Also, J.P. Morgan (NYSE:JPM), who are up to their eyeballs involved in WeWork, have lent Neumann $98 million and $800 million in loans for the company as part of a $6 billion loan package to keep WeWork growing.
If Neumann gets hit by a bus, Jamie Dimon’s going to have a cow.
After all, without the Neumann family involvement, WeWork’s merely a company renting office space.
The WeWork IPO Has a Three-Class Share Structure
Investors concerned about corporate governance will not like WeWork’s share structure.
You’ve heard of dual-class share structures. Those evil share structures that give a founder complete control over a multi-billion-dollar business without actually owning 51% of the equity.
Well, WeWork comes to the IPO table with a three-class share structure.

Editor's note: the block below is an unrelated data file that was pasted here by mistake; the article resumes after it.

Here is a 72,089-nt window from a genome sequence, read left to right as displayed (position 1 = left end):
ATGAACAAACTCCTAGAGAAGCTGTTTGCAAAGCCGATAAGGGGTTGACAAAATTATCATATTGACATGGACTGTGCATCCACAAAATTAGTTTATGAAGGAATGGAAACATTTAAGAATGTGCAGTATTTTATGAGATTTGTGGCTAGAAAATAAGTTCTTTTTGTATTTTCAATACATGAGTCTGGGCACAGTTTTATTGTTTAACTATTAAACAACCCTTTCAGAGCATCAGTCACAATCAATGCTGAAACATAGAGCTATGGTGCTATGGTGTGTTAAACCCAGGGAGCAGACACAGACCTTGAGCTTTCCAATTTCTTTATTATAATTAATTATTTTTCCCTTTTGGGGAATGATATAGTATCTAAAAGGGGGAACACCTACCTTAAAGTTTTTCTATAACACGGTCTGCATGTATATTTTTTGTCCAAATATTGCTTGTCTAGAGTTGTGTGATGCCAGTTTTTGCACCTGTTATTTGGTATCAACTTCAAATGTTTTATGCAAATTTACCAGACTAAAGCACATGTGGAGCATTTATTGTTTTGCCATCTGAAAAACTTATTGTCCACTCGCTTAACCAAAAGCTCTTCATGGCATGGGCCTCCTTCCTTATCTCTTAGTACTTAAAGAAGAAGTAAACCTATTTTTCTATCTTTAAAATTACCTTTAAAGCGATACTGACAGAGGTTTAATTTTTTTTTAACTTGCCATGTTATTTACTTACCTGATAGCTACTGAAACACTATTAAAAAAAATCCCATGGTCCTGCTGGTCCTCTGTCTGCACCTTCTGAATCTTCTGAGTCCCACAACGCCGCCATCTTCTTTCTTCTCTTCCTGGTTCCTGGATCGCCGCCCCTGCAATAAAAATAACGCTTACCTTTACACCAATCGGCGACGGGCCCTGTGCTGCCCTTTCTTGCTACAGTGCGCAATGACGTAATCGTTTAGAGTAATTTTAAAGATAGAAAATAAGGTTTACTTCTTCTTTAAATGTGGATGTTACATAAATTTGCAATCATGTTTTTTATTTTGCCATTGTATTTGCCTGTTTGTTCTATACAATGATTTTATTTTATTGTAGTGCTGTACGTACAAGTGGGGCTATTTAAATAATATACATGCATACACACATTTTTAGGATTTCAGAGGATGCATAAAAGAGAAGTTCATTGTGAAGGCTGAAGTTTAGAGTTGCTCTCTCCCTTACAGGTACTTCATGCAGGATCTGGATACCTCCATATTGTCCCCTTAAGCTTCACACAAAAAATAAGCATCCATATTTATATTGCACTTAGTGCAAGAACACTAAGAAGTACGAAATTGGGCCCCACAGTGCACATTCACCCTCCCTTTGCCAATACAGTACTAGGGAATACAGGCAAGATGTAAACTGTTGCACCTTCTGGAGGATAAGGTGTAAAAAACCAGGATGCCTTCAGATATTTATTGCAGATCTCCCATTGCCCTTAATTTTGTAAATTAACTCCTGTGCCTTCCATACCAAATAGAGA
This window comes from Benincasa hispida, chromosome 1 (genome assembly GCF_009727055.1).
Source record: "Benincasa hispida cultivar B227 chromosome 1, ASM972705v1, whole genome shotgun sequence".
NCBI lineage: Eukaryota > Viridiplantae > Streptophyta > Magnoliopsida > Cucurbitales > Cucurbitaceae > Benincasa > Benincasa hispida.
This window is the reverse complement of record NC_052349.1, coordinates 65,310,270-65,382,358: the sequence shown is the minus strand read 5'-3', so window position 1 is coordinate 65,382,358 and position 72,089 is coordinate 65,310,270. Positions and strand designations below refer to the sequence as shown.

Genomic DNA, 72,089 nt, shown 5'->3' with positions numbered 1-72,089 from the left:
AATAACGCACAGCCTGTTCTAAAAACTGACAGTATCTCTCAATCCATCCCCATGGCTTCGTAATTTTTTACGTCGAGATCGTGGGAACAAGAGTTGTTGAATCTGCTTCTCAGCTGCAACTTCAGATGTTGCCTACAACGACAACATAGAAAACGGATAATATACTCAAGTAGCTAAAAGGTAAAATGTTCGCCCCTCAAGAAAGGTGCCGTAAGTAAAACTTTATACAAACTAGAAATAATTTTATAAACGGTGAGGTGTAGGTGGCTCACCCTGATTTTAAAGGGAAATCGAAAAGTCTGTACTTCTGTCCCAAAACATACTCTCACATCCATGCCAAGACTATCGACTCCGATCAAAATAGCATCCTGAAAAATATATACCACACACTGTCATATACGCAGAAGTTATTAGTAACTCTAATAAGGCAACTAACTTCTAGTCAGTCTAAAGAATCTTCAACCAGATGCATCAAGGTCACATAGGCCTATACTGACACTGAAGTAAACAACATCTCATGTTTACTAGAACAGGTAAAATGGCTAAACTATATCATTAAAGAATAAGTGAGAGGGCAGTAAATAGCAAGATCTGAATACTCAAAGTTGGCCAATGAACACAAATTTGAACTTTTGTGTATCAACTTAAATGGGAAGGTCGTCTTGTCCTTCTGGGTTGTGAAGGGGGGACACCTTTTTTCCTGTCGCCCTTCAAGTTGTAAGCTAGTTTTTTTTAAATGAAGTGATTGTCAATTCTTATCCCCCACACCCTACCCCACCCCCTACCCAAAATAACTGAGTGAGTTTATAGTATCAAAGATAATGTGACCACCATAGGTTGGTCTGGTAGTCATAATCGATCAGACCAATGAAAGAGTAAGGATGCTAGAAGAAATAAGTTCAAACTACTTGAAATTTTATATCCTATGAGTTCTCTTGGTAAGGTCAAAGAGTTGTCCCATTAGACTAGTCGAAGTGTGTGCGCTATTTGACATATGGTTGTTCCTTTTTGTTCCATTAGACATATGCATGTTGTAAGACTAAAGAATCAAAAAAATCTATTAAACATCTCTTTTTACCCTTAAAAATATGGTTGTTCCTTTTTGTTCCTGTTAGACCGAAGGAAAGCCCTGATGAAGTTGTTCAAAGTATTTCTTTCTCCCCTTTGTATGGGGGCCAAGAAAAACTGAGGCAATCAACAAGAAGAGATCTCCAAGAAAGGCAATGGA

Those buying stock in the IPO will get Class A common stock that comes with one vote per share. WeWork’s existing shareholders will come to the IPO with Class A, Class B, and Class C stock. The Class B and C come with 20 votes per share.
Adam Neumann has 2.4 million Class A shares, 112.5 million Class B, and 1.1 million Class C shares. By comparison, SoftBank has 114 million Class A shares. This means that even though it has about the same equity as Neumann, the CEO will have 20 times the votes, easily controlling the business.
Worse still, the IPO investors are getting shares in a holding company rather than directly in We Company MC LLC, which means they have to share the profits with Neumann and other early investors.
According to Fortune, this means that Neumann will pay individual income tax rates on profits while IPO investors will pay U.S. corporate taxes plus personal taxes on dividends.
“This is another move that enriches insiders,” said Matthew Kennedy, Senior IPO Market Strategist at Renaissance Capital. “Up-C creates a tax shield, and insiders are taking that benefit for themselves. So the cash savings that the company would have had are gone, and We Co. will, therefore, be making higher payments to the IRS.”